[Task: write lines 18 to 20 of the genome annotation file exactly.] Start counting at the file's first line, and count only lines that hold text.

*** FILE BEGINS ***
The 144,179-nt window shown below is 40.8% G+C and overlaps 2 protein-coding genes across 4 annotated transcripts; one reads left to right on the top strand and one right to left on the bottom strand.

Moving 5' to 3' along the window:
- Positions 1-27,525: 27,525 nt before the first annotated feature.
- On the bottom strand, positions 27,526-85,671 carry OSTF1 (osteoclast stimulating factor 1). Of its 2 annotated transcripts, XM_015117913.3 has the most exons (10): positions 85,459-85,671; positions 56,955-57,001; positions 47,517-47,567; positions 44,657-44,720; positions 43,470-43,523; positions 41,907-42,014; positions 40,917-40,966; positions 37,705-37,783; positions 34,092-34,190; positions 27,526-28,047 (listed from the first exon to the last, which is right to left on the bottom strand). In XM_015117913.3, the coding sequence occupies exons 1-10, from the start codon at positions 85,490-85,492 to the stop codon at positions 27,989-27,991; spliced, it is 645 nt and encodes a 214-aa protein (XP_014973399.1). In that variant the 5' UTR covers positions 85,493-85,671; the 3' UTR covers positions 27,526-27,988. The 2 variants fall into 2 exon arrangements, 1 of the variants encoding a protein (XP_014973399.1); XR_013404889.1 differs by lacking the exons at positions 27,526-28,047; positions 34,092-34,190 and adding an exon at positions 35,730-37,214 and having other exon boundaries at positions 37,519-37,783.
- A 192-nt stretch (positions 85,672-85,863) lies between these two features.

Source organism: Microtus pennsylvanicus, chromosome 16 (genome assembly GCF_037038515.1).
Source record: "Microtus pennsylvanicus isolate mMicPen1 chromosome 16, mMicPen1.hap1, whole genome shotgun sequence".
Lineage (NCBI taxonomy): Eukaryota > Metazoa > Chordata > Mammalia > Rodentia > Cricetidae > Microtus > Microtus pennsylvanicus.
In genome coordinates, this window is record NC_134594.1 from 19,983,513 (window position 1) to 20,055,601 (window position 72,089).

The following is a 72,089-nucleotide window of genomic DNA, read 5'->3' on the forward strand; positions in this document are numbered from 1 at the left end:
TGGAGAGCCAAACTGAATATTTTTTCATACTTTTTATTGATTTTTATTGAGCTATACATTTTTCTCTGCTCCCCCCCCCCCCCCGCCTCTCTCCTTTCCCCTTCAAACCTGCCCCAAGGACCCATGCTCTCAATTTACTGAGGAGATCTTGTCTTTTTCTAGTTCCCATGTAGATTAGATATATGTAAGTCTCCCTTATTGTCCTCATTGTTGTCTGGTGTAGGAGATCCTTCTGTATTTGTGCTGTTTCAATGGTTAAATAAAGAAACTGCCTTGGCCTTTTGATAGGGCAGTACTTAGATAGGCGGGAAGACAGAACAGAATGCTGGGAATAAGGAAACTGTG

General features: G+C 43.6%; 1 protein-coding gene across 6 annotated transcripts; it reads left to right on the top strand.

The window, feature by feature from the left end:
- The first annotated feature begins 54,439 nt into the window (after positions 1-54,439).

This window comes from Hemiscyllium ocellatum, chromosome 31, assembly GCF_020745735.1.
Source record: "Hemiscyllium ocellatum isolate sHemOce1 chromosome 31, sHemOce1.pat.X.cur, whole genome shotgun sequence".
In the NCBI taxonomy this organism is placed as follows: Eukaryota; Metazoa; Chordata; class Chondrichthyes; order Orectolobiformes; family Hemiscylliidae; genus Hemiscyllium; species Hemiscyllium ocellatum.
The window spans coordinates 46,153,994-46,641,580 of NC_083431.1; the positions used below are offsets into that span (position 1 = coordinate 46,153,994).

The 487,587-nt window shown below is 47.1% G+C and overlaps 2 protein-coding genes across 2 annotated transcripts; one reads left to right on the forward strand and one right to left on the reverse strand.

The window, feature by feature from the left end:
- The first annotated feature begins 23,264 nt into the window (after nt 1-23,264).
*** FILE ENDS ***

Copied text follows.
The window spans coordinates 46,153,994-46,641,580 of NC_083431.1; the positions used below are offsets into that span (position 1 = coordinate 46,153,994).

The 487,587-nt window shown below is 47.1% G+C and overlaps 2 protein-coding genes across 2 annotated transcripts; one reads left to right on the forward strand and one right to left on the reverse strand.

The window, feature by feature from the left end: